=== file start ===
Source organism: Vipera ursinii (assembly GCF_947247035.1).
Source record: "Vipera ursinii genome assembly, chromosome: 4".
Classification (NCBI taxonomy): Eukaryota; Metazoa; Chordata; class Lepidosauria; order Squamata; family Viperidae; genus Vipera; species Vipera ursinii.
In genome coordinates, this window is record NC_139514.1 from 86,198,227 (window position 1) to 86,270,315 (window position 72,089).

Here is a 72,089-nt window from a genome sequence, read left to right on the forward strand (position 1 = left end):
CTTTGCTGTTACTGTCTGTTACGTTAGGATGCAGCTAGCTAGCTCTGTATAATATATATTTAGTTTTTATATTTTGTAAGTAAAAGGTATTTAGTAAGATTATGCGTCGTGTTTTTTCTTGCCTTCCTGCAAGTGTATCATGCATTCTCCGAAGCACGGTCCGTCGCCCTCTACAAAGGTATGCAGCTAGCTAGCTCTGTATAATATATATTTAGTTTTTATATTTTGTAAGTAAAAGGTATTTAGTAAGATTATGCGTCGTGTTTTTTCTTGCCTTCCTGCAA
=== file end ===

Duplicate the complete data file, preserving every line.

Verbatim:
Source organism: Vipera ursinii (assembly GCF_947247035.1).
Source record: "Vipera ursinii genome assembly, chromosome: 4".
Classification (NCBI taxonomy): Eukaryota; Metazoa; Chordata; class Lepidosauria; order Squamata; family Viperidae; genus Vipera; species Vipera ursinii.
In genome coordinates, this window is record NC_139514.1 from 86,198,227 (window position 1) to 86,270,315 (window position 72,089).

Here is a 72,089-nt window from a genome sequence, read left to right on the forward strand (position 1 = left end):
CTTTGCTGTTACTGTCTGTTACGTTAGGATGCAGCTAGCTAGCTCTGTATAATATATATTTAGTTTTTATATTTTGTAAGTAAAAGGTATTTAGTAAGATTATGCGTCGTGTTTTTTCTTGCCTTCCTGCAAGTGTATCATGCATTCTCCGAAGCACGGTCCGTCGCCCTCTACAAAGGTATGCAGCTAGCTAGCTCTGTATAATATATATTTAGTTTTTATATTTTGTAAGTAAAAGGTATTTAGTAAGATTATGCGTCGTGTTTTTTCTTGCCTTCCTGCAA